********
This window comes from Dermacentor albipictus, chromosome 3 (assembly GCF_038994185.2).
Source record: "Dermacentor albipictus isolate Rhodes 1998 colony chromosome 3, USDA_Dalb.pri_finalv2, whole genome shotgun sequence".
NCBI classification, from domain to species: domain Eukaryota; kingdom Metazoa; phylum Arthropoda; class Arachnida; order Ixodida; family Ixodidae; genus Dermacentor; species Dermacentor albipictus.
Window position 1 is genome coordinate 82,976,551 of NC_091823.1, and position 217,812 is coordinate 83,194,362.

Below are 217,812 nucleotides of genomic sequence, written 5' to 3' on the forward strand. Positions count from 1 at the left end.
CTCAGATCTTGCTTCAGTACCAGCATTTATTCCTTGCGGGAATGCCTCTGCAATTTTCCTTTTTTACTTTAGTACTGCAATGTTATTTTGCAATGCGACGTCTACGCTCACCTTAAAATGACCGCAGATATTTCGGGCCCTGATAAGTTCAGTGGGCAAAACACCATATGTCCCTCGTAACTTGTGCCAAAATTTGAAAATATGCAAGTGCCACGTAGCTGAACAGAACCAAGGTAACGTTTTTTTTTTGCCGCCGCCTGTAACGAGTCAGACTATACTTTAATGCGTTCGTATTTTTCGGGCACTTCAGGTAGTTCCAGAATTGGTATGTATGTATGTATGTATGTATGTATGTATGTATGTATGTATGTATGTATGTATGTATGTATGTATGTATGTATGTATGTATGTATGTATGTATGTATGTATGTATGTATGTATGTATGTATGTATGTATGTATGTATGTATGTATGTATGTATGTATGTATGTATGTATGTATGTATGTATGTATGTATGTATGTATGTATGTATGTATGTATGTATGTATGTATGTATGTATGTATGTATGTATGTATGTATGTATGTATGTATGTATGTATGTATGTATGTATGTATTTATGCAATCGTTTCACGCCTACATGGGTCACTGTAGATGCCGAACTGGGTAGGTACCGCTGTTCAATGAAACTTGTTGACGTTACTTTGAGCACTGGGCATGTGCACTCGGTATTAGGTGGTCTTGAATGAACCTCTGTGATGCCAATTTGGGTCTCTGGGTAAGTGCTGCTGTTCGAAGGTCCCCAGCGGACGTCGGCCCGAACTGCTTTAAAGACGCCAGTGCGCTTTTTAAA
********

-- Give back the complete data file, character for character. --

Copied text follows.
This window comes from Dermacentor albipictus, chromosome 3 (assembly GCF_038994185.2).
Source record: "Dermacentor albipictus isolate Rhodes 1998 colony chromosome 3, USDA_Dalb.pri_finalv2, whole genome shotgun sequence".
NCBI classification, from domain to species: domain Eukaryota; kingdom Metazoa; phylum Arthropoda; class Arachnida; order Ixodida; family Ixodidae; genus Dermacentor; species Dermacentor albipictus.
Window position 1 is genome coordinate 82,976,551 of NC_091823.1, and position 217,812 is coordinate 83,194,362.

Below are 217,812 nucleotides of genomic sequence, written 5' to 3' on the forward strand. Positions count from 1 at the left end.
CTCAGATCTTGCTTCAGTACCAGCATTTATTCCTTGCGGGAATGCCTCTGCAATTTTCCTTTTTTACTTTAGTACTGCAATGTTATTTTGCAATGCGACGTCTACGCTCACCTTAAAATGACCGCAGATATTTCGGGCCCTGATAAGTTCAGTGGGCAAAACACCATATGTCCCTCGTAACTTGTGCCAAAATTTGAAAATATGCAAGTGCCACGTAGCTGAACAGAACCAAGGTAACGTTTTTTTTTTGCCGCCGCCTGTAACGAGTCAGACTATACTTTAATGCGTTCGTATTTTTCGGGCACTTCAGGTAGTTCCAGAATTGGTATGTATGTATGTATGTATGTATGTATGTATGTATGTATGTATGTATGTATGTATGTATGTATGTATGTATGTATGTATGTATGTATGTATGTATGTATGTATGTATGTATGTATGTATGTATGTATGTATGTATGTATGTATGTATGTATGTATGTATGTATGTATGTATGTATGTATGTATGTATGTATGTATGTATGTATGTATGTATGTATGTATGTATGTATGTATGTATGTATGTATGTATGTATGTATGTATGTATGTATGTATGTATGTATGTATGTATGTATTTATGCAATCGTTTCACGCCTACATGGGTCACTGTAGATGCCGAACTGGGTAGGTACCGCTGTTCAATGAAACTTGTTGACGTTACTTTGAGCACTGGGCATGTGCACTCGGTATTAGGTGGTCTTGAATGAACCTCTGTGATGCCAATTTGGGTCTCTGGGTAAGTGCTGCTGTTCGAAGGTCCCCAGCGGACGTCGGCCCGAACTGCTTTAAAGACGCCAGTGCGCTTTTTAAA